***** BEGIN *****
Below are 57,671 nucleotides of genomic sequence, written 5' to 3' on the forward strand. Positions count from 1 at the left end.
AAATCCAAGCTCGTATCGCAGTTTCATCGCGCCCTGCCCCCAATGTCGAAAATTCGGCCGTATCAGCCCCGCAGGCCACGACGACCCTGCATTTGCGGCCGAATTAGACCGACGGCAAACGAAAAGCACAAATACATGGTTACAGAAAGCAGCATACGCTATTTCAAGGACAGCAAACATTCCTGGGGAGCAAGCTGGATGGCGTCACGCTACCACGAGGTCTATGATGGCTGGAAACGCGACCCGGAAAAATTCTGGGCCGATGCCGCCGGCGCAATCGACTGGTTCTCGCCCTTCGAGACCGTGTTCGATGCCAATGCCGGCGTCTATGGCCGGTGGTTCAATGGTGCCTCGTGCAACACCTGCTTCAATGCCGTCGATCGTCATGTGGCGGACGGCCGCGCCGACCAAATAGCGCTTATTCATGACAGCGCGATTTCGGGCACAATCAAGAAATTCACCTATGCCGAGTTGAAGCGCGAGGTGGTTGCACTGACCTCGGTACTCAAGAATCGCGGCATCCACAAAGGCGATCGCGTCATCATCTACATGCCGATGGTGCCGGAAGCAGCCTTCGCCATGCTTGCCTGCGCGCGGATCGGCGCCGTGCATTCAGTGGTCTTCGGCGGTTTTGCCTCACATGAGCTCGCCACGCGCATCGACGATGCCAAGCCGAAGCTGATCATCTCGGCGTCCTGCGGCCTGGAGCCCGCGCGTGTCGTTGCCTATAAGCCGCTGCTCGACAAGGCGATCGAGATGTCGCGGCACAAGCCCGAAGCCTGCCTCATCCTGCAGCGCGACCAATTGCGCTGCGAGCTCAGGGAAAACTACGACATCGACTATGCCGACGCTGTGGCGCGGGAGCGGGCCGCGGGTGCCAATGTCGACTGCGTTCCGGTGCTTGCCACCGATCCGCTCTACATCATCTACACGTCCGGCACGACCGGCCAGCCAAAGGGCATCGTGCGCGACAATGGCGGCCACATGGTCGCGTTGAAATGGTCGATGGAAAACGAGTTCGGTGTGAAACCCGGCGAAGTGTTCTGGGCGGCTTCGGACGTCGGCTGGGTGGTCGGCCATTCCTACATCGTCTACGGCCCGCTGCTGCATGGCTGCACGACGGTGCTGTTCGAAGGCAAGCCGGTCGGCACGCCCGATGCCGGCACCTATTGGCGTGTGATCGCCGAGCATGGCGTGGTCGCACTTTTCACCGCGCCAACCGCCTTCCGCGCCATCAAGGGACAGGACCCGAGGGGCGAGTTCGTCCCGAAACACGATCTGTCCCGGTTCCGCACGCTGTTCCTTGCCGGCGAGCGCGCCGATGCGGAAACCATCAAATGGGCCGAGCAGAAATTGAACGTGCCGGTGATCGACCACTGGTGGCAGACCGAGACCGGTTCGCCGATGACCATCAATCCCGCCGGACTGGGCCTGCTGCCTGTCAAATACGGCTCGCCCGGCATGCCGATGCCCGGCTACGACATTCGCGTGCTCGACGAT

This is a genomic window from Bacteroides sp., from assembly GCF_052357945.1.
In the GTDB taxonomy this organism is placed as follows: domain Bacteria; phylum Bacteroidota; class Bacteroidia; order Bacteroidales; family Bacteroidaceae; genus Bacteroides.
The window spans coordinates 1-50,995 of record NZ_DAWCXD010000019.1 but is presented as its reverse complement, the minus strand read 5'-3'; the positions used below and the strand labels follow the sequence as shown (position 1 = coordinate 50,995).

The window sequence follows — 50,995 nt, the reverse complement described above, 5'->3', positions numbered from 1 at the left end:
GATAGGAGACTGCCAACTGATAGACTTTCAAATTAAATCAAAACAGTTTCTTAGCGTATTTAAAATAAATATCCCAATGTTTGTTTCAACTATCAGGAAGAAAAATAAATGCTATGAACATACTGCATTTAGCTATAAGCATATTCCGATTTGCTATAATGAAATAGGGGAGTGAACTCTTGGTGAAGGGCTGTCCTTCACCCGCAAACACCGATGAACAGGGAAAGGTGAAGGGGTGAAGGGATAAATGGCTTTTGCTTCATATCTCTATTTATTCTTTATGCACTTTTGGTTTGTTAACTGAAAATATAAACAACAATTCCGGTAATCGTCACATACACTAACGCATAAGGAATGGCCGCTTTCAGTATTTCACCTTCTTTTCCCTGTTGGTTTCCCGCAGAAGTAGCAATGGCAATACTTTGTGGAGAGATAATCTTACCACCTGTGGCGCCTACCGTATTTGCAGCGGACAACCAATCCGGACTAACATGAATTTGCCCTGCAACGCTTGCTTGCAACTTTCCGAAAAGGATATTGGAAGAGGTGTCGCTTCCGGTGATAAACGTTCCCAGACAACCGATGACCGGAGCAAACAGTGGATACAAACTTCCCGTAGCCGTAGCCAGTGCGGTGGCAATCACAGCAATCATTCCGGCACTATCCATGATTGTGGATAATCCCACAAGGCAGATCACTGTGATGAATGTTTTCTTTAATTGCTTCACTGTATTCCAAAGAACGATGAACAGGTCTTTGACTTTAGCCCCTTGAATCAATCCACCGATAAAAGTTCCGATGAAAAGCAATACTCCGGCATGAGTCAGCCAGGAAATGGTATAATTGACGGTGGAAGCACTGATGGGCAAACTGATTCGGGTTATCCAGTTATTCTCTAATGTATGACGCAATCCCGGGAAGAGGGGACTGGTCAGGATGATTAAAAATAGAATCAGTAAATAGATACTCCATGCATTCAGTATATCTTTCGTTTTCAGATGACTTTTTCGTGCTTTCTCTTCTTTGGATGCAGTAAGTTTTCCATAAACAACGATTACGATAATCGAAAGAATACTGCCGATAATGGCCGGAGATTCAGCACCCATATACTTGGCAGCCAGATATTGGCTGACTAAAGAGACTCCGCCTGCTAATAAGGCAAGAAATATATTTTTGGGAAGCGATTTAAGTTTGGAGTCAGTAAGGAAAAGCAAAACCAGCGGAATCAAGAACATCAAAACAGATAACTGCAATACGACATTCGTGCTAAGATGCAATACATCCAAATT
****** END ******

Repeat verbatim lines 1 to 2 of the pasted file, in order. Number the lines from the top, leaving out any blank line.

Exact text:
Below are 57,671 nucleotides of genomic sequence, written 5' to 3' on the forward strand. Positions count from 1 at the left end.
AAATCCAAGCTCGTATCGCAGTTTCATCGCGCCCTGCCCCCAATGTCGAAAATTCGGCCGTATCAGCCCCGCAGGCCACGACGACCCTGCATTTGCGGCCGAATTAGACCGACGGCAAACGAAAAGCACAAATACATGGTTACAGAAAGCAGCATACGCTATTTCAAGGACAGCAAACATTCCTGGGGAGCAAGCTGGATGGCGTCACGCTACCACGAGGTCTATGATGGCTGGAAACGCGACCCGGAAAAATTCTGGGCCGATGCCGCCGGCGCAATCGACTGGTTCTCGCCCTTCGAGACCGTGTTCGATGCCAATGCCGGCGTCTATGGCCGGTGGTTCAATGGTGCCTCGTGCAACACCTGCTTCAATGCCGTCGATCGTCATGTGGCGGACGGCCGCGCCGACCAAATAGCGCTTATTCATGACAGCGCGATTTCGGGCACAATCAAGAAATTCACCTATGCCGAGTTGAAGCGCGAGGTGGTTGCACTGACCTCGGTACTCAAGAATCGCGGCATCCACAAAGGCGATCGCGTCATCATCTACATGCCGATGGTGCCGGAAGCAGCCTTCGCCATGCTTGCCTGCGCGCGGATCGGCGCCGTGCATTCAGTGGTCTTCGGCGGTTTTGCCTCACATGAGCTCGCCACGCGCATCGACGATGCCAAGCCGAAGCTGATCATCTCGGCGTCCTGCGGCCTGGAGCCCGCGCGTGTCGTTGCCTATAAGCCGCTGCTCGACAAGGCGATCGAGATGTCGCGGCACAAGCCCGAAGCCTGCCTCATCCTGCAGCGCGACCAATTGCGCTGCGAGCTCAGGGAAAACTACGACATCGACTATGCCGACGCTGTGGCGCGGGAGCGGGCCGCGGGTGCCAATGTCGACTGCGTTCCGGTGCTTGCCACCGATCCGCTCTACATCATCTACACGTCCGGCACGACCGGCCAGCCAAAGGGCATCGTGCGCGACAATGGCGGCCACATGGTCGCGTTGAAATGGTCGATGGAAAACGAGTTCGGTGTGAAACCCGGCGAAGTGTTCTGGGCGGCTTCGGACGTCGGCTGGGTGGTCGGCCATTCCTACATCGTCTACGGCCCGCTGCTGCATGGCTGCACGACGGTGCTGTTCGAAGGCAAGCCGGTCGGCACGCCCGATGCCGGCACCTATTGGCGTGTGATCGCCGAGCATGGCGTGGTCGCACTTTTCACCGCGCCAACCGCCTTCCGCGCCATCAAGGGACAGGACCCGAGGGGCGAGTTCGTCCCGAAACACGATCTGTCCCGGTTCCGCACGCTGTTCCTTGCCGGCGAGCGCGCCGATGCGGAAACCATCAAATGGGCCGAGCAGAAATTGAACGTGCCGGTGATCGACCACTGGTGGCAGACCGAGACCGGTTCGCCGATGACCATCAATCCCGCCGGACTGGGCCTGCTGCCTGTCAAATACGGCTCGCCCGGCATGCCGATGCCCGGCTACGACATTCGCGTGCTCGACGAT